To begin with, you can blame George W. Bush on Lyndon B. Johnson. They’re both from Texas, so maybe there’s some connection from that direction. I doubt it, though. Still, odder things have happened. George W. Bush, for instance, is a descendant of Franklin Pierce, who got to be president due to the efforts of an old college buddy. Go figure.
It isn’t that LBJ worked on W’s behalf, of course. He’s too dead to do such a thing. But LBJ is the guy who so pissed off the Southern wing of the Democratic party, then known as “Dixiecrats” for lack of a better term (and there probably is no better term.) The Dixiecrats were represented by people such as George Wallace (not the Vegas comedian, the other one) who blocked the schoolhouse door and shouted “Segregation Forever!” Wallace changed his mind before he died, but a lot of people stayed true to their segregationist principles for all of their lives. And those folks felt betrayed beyond belief by the Southerner who pushed through the Voting Rights Act and other bits of law they found dangerous to their way of life.
Well, if the Democrats were through with them, and at that time nobody wanted to actually admit that they were racist enough to support the good-old Dixiecrat constituency, then they knew that they had to get sneaky. You remember the “Moral Majority” back in the day? Well, they may or may not have been either moral or in the majority, but they presented the old segregation forever crowd with an opportunity. By linking with religious conservatives who were bothered by what they saw as the moral decay of American society, the folks who brought you back of the bus segregation could hide their anger, and their true agenda, while getting influence back in Washington. It worked, as can be seen by the political scene since Reagan.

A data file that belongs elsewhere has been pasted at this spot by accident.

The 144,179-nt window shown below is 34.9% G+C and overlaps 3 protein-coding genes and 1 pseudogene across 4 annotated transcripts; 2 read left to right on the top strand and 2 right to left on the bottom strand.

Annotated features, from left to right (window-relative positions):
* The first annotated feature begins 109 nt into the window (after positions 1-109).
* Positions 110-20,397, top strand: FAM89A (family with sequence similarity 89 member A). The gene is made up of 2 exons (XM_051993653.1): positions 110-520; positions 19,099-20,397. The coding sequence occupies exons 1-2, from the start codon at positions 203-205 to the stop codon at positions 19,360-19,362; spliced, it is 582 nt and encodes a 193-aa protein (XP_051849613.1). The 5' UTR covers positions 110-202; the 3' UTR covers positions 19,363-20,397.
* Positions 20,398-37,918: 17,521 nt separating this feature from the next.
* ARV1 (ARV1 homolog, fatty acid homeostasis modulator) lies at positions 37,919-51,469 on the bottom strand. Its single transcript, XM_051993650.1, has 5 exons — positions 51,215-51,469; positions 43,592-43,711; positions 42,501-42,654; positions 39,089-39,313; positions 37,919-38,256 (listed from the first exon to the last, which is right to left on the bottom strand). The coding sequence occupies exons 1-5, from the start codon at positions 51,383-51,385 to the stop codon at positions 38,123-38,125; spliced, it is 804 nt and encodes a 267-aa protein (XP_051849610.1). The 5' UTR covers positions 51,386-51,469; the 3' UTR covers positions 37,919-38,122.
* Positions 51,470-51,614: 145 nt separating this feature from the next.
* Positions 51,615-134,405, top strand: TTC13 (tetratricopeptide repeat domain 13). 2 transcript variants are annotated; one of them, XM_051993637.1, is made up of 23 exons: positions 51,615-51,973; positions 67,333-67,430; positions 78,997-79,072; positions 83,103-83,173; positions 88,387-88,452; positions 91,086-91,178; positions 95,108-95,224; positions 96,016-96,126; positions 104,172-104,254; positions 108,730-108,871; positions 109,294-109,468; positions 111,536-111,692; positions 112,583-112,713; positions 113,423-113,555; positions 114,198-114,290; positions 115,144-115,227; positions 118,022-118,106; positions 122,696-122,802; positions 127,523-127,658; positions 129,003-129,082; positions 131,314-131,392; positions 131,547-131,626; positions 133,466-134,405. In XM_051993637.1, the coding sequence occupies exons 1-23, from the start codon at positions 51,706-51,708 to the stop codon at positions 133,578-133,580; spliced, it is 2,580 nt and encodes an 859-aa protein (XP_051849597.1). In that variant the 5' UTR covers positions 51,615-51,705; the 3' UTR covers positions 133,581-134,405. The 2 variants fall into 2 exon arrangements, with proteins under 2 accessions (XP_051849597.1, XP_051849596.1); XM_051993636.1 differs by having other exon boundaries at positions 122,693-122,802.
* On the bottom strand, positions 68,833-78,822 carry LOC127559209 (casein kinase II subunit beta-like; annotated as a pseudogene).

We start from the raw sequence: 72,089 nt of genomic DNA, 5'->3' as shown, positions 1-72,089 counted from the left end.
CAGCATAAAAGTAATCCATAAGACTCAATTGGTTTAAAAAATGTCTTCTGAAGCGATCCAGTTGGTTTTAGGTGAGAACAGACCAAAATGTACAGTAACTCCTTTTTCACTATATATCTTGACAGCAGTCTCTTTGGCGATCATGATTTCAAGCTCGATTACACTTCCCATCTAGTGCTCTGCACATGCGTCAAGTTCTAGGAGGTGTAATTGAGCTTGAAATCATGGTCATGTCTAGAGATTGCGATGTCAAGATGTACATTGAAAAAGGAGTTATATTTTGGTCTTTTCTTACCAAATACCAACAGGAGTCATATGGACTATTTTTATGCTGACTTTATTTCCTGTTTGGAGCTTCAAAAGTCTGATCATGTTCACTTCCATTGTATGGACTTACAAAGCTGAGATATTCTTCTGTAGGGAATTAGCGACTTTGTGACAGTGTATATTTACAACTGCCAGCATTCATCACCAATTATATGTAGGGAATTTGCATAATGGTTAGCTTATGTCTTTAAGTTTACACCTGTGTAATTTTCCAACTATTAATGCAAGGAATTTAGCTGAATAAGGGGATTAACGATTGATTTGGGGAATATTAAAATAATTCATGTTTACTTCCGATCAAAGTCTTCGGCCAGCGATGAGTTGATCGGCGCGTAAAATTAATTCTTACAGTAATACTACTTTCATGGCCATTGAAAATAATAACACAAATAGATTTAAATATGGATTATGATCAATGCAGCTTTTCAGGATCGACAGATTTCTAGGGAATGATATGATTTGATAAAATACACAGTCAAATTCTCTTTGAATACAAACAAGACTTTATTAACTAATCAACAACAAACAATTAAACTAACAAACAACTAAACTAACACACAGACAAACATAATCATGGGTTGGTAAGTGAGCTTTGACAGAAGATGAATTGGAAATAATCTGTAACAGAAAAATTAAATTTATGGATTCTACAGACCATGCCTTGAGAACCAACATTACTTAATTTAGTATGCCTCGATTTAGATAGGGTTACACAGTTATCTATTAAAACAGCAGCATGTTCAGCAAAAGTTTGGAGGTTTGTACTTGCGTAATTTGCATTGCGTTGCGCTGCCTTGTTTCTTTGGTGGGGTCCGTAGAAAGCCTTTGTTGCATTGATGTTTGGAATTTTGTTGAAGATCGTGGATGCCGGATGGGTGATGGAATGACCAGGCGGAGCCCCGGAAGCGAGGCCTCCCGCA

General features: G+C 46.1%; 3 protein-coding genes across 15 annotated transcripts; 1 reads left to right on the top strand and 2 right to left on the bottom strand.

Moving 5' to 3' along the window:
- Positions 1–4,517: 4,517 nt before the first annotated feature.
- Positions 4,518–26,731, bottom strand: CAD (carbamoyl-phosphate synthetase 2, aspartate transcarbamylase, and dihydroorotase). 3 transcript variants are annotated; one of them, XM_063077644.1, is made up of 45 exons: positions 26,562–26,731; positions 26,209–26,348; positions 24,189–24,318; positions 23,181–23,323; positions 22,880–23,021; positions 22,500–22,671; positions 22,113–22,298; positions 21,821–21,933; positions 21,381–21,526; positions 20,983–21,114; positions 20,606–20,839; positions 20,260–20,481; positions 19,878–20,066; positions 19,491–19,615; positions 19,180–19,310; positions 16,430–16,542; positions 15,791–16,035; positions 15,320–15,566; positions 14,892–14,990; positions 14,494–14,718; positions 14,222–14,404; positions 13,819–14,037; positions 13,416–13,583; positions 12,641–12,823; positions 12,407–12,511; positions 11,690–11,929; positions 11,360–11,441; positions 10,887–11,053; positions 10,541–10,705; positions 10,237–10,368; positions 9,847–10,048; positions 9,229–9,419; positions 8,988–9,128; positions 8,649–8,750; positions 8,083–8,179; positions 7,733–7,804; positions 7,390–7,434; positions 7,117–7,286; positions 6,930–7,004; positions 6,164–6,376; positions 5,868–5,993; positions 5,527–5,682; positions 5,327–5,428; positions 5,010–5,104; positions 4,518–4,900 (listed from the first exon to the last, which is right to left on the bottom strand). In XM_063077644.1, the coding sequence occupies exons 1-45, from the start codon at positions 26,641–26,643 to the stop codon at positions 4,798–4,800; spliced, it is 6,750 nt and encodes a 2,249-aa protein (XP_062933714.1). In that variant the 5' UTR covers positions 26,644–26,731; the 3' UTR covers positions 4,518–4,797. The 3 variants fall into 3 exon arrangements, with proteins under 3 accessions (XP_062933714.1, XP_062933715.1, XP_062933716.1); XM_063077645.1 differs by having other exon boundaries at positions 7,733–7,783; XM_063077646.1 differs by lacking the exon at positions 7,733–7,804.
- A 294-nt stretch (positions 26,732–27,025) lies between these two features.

Reagan was a great speaker who was recruited because, well darn it, people liked him. He certainly wasn’t one to support overt racism, but he did like to talk about smaller government (which was, in fact, not what he gave us.) Smaller government meant a government that would allow a public school to open the day with a prayer, or so hoped the religious Reagan backers. To the Dixiecrats it might mean a chance to get back to keeping some people in their place. Particularly Washington people, who had no business telling honest, hard-working Southern people how to run their state.
Reagan begat George HW Bush, a far better President than I gave him credit for at the time. George HW got elected by promising famously not to raise taxes. Finding the government broke, however, meant that he had to propose, and sign, a tax increase. So in came the man from Hope, William Jefferson Clinton.
Clinton angered people in a way that no other president I’ve lived with ever has. Something about the story of the poor trailer boy from Hope who made it all the way to the White House really frosts some people’s shorts. I think it might have been due to his refusal to cater to the good-old-Dixiecrat crowd that started the rumors that led him to be so publicly reviled. To bad for them, all they could catch him at was cheating on his wife with one of his employees. A sad and sordid tale, but hardly criminal. They did, however, manage to get him impeached.